Sunday, April 15, 2012

So, what is your dissertation going to be? (Reading, Reflecting, and Thinking #10)

Quill Pen

Dear Dr. Rodrigo,
Thank you for the open reflection blog, and I hope you will indulge me as I veer a bit away from your particular course only to see how it fits into my PhD puzzle.  Read on ... there just may the seeds of a dissertation planted somewhere in here.

I have no idea what I am going to do for my dissertation.  There I said it. And in public. Or at least to any of you who read my blog.

My PhD Memory Lane ...
I have been told that my dissertation topic will come from the ideas I build in my coursework, and hearing that is comforting ... until I pause and think, "I do not even remember what I wrote about last year. How can a dissertation topic rise from that??" Therefore, I am taking the opportunity of this blog post to travel down PhD memory lane ...

Major Debates in English Studies 
  • Debate 1: "Digital – The New Literacy?" The visual and written digital discourse possibilities are too powerful to ignore: we need to learn to use them as both creators and consumers. If we do not, we risk being left behind in crucial communication skills or, possibly even worse, left out of the global exchange of ideas ...
  • Debate 3: “'Who Killed Poetry?' Not New Media , Maybe No One" Will the tools of new media become the refiners of poetry by offering an audience of critics beyond academia?
  • Debate 4: "What Does Technology Bring to the Classroom?  It Is More than Bells and Whistles"  The web provides access to an instant and responsive audience. People are researching technology in education, but maybe this focus is wrong. Maybe the research focus should be not on the tool – technology – but on the goal – the true democratization of writing.
  • Conference Paper: "The Democratization of Writing: How Writing Thrives" The tremendous things happening with writing through new media, both in pure production and true innovation, should be studied and understood. What is important to recognize as we embark on this study though is that technology should not be the focus. Instead, we need to see technology as what it truly is: the newest means for widespread writing outside of academia.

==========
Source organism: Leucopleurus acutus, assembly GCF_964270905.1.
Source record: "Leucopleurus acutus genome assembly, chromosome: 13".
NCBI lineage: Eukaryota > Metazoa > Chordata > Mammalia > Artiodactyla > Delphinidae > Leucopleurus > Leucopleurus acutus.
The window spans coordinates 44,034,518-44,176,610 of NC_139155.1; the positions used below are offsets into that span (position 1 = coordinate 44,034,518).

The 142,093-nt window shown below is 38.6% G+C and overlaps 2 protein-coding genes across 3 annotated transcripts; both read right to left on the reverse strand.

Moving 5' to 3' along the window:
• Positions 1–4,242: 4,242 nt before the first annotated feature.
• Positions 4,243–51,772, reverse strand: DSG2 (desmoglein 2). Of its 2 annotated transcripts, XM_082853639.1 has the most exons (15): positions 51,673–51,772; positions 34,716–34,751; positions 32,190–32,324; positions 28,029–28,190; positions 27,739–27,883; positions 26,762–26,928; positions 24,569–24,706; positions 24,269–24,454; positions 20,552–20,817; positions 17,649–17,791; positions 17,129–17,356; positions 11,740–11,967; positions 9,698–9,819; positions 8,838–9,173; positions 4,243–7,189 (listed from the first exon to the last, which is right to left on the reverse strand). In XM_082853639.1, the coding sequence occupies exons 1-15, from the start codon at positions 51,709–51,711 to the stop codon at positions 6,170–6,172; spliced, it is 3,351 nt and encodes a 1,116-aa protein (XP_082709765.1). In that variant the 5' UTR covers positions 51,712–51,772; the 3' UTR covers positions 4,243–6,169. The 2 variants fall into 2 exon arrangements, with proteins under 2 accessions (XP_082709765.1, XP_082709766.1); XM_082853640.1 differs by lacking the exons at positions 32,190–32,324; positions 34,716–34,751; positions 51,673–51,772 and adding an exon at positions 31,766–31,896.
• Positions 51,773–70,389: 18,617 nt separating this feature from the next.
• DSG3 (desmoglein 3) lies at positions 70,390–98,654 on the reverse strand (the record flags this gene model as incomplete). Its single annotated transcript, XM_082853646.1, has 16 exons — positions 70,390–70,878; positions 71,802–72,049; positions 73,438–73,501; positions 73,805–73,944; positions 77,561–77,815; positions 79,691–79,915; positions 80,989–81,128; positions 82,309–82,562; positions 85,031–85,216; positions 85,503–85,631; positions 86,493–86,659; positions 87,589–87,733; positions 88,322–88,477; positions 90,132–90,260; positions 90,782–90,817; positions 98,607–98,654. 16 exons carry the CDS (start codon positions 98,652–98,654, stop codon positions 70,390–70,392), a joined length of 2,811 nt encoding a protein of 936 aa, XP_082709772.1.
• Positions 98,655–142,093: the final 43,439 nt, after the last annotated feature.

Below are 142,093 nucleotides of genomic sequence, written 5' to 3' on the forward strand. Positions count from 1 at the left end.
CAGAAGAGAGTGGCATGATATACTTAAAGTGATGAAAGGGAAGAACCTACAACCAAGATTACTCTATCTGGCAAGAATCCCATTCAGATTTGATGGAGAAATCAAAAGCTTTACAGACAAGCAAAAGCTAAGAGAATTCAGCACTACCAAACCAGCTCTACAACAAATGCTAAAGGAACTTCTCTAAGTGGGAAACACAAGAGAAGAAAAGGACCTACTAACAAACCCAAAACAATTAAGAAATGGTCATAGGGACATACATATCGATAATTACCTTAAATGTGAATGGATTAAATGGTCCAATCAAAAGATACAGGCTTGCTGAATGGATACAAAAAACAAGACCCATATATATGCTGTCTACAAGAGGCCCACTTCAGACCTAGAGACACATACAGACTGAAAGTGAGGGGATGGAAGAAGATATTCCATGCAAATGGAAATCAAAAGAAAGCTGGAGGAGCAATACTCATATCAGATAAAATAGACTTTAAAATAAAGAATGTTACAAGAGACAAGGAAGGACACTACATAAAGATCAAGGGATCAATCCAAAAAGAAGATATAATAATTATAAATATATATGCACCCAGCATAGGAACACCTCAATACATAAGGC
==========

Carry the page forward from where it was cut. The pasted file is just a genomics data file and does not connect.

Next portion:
• Reflections ... My work focused on digital literacy and what it can bring to writing.  I looked a little at visuals, but I chose to focus on how digital writing is breaking through the strictures of academia.
 Pedagogy and Instructional Design
  • Blog 1: Ultimately, this study found more positive results of using social software than negative ...
  • Blog 3: Ultimately, as a high school English teacher, I take away from this article a clear idea of how to enhance students’ writing preparedness ...
  • Blog 4: Davis and Hardy assert that students must know how to engage in public collaboration. It is up to us as teachers to thoughtfully expand the limits of these online spaces, guiding our students into full participation with their collaborative world ...
  • Blog 5: When I read Stuart Selber’s first chapter of Multiliteraries for a Digital Age, I was struck by his inclusion of “rhetorical literacy,” that is a literacy where students are “producers of technology” (25), as part of computer literacy ...
  • Pedagogical Article: "It Takes Half of College to Be Ready for College? Connectivism and Emergent Learning Offer a Bridge over this Gap" 
  • Reflections ... I was very excited to use this class to research the foundations behind a Ning collaboration I had been doing for a few years, and ultimately my VA Tech colleagues and I have gotten a version of this paper accepted for publication.  This work builds on what I saw online writing doing for students in my Major Debates research.